On 10 February 1853, a ship named the Charles Mallory arrived in port in Honolulu, Hawaii, having made the journey from San Francisco in only 13 days, a near-record time, particularly for a ship of its small size. The Charles Mallory was among the newest breed of ships that benefitted from the latest in maritime technology – a marvel of modern engineering and ingenuity that had brought one of the world’s most isolated island chains that much closer to the rest of the world. But any cause for celebration was undercut by the yellow flag flying from the ship’s mast as it docked in Honolulu’s harbour, a harbinger of doom signalling a terrifying disease aboard the Charles Mallory: smallpox.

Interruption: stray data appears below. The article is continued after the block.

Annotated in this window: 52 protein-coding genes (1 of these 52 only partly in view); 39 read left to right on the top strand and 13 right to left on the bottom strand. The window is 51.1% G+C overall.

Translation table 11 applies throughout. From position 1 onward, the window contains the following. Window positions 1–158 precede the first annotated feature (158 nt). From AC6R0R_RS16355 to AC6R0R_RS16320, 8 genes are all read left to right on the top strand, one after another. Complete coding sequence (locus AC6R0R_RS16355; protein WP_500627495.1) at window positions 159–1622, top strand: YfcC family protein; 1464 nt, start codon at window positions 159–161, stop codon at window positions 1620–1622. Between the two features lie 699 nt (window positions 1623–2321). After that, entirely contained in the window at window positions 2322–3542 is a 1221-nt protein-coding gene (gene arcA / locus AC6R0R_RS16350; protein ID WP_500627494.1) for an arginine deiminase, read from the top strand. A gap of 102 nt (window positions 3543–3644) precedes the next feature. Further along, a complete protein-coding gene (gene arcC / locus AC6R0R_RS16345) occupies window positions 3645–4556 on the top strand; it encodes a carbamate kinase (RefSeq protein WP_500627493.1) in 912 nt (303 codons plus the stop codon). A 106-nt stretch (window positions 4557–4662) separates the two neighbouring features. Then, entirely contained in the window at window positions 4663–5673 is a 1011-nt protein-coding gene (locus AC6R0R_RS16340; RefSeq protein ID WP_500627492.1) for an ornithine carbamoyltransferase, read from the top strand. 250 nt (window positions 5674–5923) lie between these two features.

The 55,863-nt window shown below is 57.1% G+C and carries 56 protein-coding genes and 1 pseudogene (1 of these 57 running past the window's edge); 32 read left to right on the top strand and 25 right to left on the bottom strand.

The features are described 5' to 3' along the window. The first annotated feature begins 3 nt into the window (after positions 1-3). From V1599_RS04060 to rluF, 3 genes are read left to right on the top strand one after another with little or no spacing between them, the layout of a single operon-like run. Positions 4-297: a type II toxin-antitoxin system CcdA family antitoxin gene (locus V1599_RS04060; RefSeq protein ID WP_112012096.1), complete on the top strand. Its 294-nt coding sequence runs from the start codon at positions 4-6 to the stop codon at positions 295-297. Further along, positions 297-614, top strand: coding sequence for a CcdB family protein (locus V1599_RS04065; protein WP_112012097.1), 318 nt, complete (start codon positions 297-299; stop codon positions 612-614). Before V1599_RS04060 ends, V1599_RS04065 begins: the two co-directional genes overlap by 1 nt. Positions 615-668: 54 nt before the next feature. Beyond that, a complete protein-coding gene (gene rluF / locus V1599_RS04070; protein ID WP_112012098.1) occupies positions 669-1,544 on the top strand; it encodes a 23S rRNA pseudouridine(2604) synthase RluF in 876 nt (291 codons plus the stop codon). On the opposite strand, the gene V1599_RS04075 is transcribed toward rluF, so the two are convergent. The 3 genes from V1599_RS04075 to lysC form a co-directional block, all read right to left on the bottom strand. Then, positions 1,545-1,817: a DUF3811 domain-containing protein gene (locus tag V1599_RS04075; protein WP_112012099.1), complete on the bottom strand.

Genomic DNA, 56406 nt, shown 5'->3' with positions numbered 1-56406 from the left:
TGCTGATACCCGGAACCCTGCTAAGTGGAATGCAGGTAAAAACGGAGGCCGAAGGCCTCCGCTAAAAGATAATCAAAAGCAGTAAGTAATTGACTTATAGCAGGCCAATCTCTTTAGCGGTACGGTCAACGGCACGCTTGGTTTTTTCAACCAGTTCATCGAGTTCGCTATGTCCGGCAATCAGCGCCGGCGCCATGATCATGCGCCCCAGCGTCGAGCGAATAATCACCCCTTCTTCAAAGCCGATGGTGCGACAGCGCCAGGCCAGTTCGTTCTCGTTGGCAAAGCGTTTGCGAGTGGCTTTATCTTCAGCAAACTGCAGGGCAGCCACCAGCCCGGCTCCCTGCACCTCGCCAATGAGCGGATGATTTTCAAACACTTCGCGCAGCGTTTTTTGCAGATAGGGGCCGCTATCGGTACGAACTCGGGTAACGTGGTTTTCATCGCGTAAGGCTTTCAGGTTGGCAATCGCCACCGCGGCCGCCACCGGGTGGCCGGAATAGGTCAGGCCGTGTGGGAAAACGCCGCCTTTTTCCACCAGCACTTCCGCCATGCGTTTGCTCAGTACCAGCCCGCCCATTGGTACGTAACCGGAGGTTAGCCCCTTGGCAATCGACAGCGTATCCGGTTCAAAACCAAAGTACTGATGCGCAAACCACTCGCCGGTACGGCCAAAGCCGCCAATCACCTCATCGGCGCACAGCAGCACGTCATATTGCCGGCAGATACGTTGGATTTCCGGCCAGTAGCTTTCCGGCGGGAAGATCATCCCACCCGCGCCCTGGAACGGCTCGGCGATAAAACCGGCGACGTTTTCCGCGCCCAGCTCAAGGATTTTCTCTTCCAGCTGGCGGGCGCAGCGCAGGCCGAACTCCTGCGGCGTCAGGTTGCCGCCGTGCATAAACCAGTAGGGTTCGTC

The Hawaiian islands had never had to deal with the disease before, and despite a hasty quarantine and inoculation effort, smallpox tore through the population. By the summer, the infection had taken hold of Oahu, and quickly began to spread to other islands. The local physician Dwight Baldwin, in a desperate move to keep it out of Maui, raced down the coast, shouting to all who’d listen: ‘Do not let anybody land! Drive them back, drive them back! They bring a terrible sickness!’ All through that summer and fall, smallpox cut a swath through the population. By the time the epidemic had burned itself out in January 1854, the population of Oahu had been halved, and a fifth of Hawaii’s population had been killed.